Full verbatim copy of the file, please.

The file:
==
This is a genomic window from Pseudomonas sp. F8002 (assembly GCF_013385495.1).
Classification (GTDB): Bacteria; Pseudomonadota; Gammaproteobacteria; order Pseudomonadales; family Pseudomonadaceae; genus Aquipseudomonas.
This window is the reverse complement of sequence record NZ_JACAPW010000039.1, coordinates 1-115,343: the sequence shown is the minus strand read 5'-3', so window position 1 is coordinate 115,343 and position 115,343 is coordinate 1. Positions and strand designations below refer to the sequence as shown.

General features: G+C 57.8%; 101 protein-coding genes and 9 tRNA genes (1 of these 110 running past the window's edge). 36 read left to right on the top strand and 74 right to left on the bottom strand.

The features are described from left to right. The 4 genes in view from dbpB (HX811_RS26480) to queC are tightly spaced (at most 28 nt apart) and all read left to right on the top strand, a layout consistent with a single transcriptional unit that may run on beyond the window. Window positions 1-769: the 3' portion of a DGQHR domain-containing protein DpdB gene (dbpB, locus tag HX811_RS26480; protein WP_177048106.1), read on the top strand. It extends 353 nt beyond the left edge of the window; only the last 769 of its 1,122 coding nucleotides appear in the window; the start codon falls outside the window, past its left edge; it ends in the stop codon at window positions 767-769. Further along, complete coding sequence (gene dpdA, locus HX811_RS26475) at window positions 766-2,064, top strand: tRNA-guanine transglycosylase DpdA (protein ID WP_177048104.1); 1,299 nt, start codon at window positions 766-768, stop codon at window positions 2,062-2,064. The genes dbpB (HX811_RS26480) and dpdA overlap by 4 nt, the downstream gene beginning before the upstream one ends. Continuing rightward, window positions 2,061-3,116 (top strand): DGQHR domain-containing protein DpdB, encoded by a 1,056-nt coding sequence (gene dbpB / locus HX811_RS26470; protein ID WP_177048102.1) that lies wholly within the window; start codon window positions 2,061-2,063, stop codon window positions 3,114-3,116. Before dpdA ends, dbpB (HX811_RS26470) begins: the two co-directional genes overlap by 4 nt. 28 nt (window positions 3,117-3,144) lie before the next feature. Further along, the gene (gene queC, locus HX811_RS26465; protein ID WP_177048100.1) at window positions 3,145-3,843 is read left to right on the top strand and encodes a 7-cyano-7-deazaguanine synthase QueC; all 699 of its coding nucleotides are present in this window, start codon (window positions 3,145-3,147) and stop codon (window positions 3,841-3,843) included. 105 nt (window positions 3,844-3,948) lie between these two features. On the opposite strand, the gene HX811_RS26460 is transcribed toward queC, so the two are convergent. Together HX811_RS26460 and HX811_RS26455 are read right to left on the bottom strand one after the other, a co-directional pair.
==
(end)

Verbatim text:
This is a genomic window from Pseudomonas sp. F8002 (assembly GCF_013385495.1).
Classification (GTDB): Bacteria; Pseudomonadota; Gammaproteobacteria; order Pseudomonadales; family Pseudomonadaceae; genus Aquipseudomonas.
This window is the reverse complement of sequence record NZ_JACAPW010000039.1, coordinates 1-115,343: the sequence shown is the minus strand read 5'-3', so window position 1 is coordinate 115,343 and position 115,343 is coordinate 1. Positions and strand designations below refer to the sequence as shown.

General features: G+C 57.8%; 101 protein-coding genes and 9 tRNA genes (1 of these 110 running past the window's edge). 36 read left to right on the top strand and 74 right to left on the bottom strand.

The features are described from left to right. The 4 genes in view from dbpB (HX811_RS26480) to queC are tightly spaced (at most 28 nt apart) and all read left to right on the top strand, a layout consistent with a single transcriptional unit that may run on beyond the window. Window positions 1-769: the 3' portion of a DGQHR domain-containing protein DpdB gene (dbpB, locus tag HX811_RS26480; protein WP_177048106.1), read on the top strand. It extends 353 nt beyond the left edge of the window; only the last 769 of its 1,122 coding nucleotides appear in the window; the start codon falls outside the window, past its left edge; it ends in the stop codon at window positions 767-769. Further along, complete coding sequence (gene dpdA, locus HX811_RS26475) at window positions 766-2,064, top strand: tRNA-guanine transglycosylase DpdA (protein ID WP_177048104.1); 1,299 nt, start codon at window positions 766-768, stop codon at window positions 2,062-2,064. The genes dbpB (HX811_RS26480) and dpdA overlap by 4 nt, the downstream gene beginning before the upstream one ends. Continuing rightward, window positions 2,061-3,116 (top strand): DGQHR domain-containing protein DpdB, encoded by a 1,056-nt coding sequence (gene dbpB / locus HX811_RS26470; protein ID WP_177048102.1) that lies wholly within the window; start codon window positions 2,061-2,063, stop codon window positions 3,114-3,116. Before dpdA ends, dbpB (HX811_RS26470) begins: the two co-directional genes overlap by 4 nt. 28 nt (window positions 3,117-3,144) lie before the next feature. Further along, the gene (gene queC, locus HX811_RS26465; protein ID WP_177048100.1) at window positions 3,145-3,843 is read left to right on the top strand and encodes a 7-cyano-7-deazaguanine synthase QueC; all 699 of its coding nucleotides are present in this window, start codon (window positions 3,145-3,147) and stop codon (window positions 3,841-3,843) included. 105 nt (window positions 3,844-3,948) lie between these two features. On the opposite strand, the gene HX811_RS26460 is transcribed toward queC, so the two are convergent. Together HX811_RS26460 and HX811_RS26455 are read right to left on the bottom strand one after the other, a co-directional pair.